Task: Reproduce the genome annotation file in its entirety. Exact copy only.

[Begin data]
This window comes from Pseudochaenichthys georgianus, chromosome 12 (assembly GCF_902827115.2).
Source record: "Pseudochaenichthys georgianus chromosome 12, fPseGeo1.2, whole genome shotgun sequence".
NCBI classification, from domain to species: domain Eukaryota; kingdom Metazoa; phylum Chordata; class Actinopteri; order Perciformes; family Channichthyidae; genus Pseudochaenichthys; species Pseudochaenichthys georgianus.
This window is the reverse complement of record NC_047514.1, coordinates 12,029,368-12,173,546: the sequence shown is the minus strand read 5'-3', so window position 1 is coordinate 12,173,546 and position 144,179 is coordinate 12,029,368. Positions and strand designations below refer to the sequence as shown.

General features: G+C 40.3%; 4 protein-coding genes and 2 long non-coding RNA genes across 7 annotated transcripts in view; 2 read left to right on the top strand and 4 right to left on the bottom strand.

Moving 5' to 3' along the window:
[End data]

This window comes from Pseudochaenichthys georgianus, chromosome 12 (assembly GCF_902827115.2).
Source record: "Pseudochaenichthys georgianus chromosome 12, fPseGeo1.2, whole genome shotgun sequence".
NCBI classification, from domain to species: domain Eukaryota; kingdom Metazoa; phylum Chordata; class Actinopteri; order Perciformes; family Channichthyidae; genus Pseudochaenichthys; species Pseudochaenichthys georgianus.
This window is the reverse complement of record NC_047514.1, coordinates 12,029,368-12,173,546: the sequence shown is the minus strand read 5'-3', so window position 1 is coordinate 12,173,546 and position 144,179 is coordinate 12,029,368. Positions and strand designations below refer to the sequence as shown.

General features: G+C 40.3%; 4 protein-coding genes and 2 long non-coding RNA genes across 7 annotated transcripts in view; 2 read left to right on the top strand and 4 right to left on the bottom strand.

Moving 5' to 3' along the window: